This city is done for.
Tom and Zac returned from their road trip with peeling tans and spoke of Austin, TX.
In Austin, TX the air is pregnant with droplets of water too microscopic to be seen but significant enough to coat the skin glossy. Smoke unfurls downward, collecting moisture like a sponge. It smells of marijuana and lake water.
Or so I imagine – I’ve never been.
We sat on Zac’s front porch tossing lighters back and forth. When Zac’s stories gain momentum, his words fall in a succinct rhythm that is impossible to disrupt. His conversations exude a mood akin to what is expected from an efficient, engaging classroom.
When Tom is speaking, it is important to watch him. Otherwise his statements will give the impression of being chronically incomplete. He frequently trails off into incoherent mumbles, but his hands – his hands become more articulate than his words. They carry the point across.
I was thinking of New York and how complicated it is to sleep now. I have to leave the light on. Always, even though it is harder to fall asleep under the harsh glow of the bare bulb. Always, because it is terrifying to be prematurely roused from sleep to the realization that it is dark, and that I am alone.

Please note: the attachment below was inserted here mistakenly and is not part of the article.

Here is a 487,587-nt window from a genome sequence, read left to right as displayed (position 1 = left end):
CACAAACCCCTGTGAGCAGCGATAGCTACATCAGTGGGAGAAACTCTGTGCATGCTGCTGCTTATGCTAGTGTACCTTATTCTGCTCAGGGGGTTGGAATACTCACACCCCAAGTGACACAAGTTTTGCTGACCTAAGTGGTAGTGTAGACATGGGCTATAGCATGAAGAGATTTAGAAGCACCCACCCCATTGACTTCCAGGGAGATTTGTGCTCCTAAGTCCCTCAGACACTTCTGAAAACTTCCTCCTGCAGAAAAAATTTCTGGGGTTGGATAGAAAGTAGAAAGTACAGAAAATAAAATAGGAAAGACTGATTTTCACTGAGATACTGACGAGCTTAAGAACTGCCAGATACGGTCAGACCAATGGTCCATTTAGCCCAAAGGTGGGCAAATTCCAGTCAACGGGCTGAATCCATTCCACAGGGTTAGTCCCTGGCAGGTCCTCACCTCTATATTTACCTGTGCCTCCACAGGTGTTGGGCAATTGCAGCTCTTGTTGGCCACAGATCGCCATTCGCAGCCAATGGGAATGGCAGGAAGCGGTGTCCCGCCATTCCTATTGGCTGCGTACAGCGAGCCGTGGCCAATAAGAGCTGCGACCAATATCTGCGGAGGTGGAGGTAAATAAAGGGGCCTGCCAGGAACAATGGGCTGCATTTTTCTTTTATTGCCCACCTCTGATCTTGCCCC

For several weeks I would regularly awake to find the digital clock blinking: 4:55 a.m. I had set no alarm, nor did I have a regular, respectable bedtime. I eventually unplugged that clock because it felt inauspicious, seeing those same numbers so often in a vulnerable state of mind.
Kevin and I walked to Union Square the other day. The summer breeze carried clay-colored dust from a construction site. The air felt dry and scratchy at the back of my throat. At the bus stop there was a crack in the sidewalk that mimicked the Texas-Mexico border.
These little awe-filled moments are murderous.
When we find ourselves disappearing; diffusing into particles of water and dust; we will discover that there is nothing rueful in absence. What merits contrition are those unquantifiable sources of pain: the mess of memories and other intangible relics.
(If I were to destroy this city backwards, dissolving the indescribable before crushing the concrete, would I be forgiven for leaving?)
After they left Austin, Tom and Zac drove along the border, whipping past rivers blending into fences blending into wire. The air was stiff with dried sweat and a kind of waxy residue left behind by desperation.
Or so I imagine.
3 years ago